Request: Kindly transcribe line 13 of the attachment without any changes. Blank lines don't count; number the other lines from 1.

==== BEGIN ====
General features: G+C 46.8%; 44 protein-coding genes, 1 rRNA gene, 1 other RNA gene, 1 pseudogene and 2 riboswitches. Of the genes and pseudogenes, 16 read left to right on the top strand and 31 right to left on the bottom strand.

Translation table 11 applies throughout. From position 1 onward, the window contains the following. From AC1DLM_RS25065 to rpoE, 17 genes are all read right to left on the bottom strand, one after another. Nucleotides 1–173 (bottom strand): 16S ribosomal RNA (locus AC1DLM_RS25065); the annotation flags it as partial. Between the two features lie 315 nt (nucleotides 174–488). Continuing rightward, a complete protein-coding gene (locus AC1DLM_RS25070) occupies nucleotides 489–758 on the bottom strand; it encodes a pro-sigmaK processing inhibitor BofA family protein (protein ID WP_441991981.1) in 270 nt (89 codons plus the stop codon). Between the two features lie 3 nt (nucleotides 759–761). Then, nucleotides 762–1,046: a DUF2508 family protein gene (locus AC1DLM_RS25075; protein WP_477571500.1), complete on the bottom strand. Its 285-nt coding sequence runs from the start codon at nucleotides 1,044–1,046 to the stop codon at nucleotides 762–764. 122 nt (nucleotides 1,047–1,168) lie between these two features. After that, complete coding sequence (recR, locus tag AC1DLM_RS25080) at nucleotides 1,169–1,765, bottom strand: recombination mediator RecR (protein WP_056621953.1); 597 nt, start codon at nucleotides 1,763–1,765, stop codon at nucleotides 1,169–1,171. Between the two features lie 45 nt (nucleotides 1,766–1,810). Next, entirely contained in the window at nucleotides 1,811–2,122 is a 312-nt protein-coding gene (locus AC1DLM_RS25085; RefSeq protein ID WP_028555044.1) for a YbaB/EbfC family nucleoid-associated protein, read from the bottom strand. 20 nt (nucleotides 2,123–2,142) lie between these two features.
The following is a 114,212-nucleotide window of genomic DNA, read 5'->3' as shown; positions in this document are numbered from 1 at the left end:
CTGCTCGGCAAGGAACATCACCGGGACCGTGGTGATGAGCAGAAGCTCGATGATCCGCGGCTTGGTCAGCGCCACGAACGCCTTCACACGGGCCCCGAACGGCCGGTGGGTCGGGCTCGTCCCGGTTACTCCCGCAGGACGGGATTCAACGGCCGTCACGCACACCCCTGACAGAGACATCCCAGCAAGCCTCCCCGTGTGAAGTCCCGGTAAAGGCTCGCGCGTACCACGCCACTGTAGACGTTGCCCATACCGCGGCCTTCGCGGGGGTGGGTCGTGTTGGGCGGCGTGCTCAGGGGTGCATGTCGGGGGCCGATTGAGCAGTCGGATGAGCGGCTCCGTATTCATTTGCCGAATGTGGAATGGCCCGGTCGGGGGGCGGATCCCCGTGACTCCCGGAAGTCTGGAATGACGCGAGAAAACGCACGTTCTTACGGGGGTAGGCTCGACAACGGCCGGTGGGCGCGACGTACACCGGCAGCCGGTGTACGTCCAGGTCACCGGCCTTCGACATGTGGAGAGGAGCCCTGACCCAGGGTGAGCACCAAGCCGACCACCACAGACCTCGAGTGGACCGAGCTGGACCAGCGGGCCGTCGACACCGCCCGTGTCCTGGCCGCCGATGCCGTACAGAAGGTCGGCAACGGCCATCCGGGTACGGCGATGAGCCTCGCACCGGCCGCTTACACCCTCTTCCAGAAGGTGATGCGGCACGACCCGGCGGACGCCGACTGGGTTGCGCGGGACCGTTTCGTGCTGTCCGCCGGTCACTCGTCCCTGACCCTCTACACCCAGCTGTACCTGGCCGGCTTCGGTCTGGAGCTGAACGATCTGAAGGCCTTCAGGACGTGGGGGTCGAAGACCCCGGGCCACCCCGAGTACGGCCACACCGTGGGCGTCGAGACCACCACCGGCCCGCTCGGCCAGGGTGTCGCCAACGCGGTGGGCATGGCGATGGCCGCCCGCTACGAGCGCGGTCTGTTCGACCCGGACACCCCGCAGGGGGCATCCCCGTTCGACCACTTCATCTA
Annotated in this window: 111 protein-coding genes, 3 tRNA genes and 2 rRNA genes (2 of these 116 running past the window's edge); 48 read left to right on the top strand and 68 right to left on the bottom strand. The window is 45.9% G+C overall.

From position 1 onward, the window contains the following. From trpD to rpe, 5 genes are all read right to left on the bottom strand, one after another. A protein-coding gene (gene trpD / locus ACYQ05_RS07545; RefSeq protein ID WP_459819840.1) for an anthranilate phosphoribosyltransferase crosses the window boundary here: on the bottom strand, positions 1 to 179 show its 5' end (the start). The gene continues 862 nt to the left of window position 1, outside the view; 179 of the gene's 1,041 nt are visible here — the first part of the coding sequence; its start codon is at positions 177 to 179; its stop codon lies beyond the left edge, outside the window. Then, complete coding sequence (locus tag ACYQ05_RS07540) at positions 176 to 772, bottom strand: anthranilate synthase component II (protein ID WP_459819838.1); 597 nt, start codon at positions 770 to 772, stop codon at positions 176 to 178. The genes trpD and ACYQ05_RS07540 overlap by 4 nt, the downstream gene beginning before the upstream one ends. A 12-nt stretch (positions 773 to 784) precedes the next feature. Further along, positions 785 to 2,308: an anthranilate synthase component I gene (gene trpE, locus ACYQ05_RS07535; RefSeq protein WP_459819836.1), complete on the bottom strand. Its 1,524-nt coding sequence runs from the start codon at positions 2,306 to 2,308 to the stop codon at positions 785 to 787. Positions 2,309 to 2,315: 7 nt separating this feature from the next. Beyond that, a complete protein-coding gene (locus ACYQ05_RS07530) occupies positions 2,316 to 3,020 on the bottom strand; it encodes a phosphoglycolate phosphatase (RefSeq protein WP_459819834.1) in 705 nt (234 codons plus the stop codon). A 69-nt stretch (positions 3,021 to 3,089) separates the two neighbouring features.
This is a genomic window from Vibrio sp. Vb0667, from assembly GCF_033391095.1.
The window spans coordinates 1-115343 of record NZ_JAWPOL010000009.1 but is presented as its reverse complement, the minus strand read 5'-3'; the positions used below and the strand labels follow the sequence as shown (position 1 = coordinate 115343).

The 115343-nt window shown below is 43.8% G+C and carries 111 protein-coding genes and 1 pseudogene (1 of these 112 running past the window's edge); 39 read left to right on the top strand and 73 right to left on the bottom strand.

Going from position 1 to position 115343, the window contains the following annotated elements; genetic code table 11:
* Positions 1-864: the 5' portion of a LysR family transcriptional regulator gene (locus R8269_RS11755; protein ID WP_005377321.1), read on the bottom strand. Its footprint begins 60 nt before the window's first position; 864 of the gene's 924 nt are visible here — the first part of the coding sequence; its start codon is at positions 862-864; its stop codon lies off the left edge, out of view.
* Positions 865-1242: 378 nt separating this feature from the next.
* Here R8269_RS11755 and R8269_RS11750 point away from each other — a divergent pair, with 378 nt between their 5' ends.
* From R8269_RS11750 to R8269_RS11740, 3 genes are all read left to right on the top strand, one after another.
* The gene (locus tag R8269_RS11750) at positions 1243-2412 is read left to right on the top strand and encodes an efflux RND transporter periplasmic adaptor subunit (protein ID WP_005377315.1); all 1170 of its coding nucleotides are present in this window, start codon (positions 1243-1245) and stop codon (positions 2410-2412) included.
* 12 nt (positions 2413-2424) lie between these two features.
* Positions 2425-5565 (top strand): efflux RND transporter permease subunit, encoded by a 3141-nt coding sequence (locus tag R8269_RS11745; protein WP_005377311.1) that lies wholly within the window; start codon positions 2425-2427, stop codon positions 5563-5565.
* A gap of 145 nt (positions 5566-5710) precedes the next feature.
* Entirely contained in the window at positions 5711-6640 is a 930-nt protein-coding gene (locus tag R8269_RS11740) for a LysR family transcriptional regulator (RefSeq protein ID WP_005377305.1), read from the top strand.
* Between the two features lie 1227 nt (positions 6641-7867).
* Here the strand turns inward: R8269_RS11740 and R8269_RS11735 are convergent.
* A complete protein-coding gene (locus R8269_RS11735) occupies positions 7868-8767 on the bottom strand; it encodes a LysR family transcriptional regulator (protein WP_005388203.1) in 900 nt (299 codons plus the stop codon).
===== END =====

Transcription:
* Here R8269_RS11755 and R8269_RS11750 point away from each other — a divergent pair, with 378 nt between their 5' ends.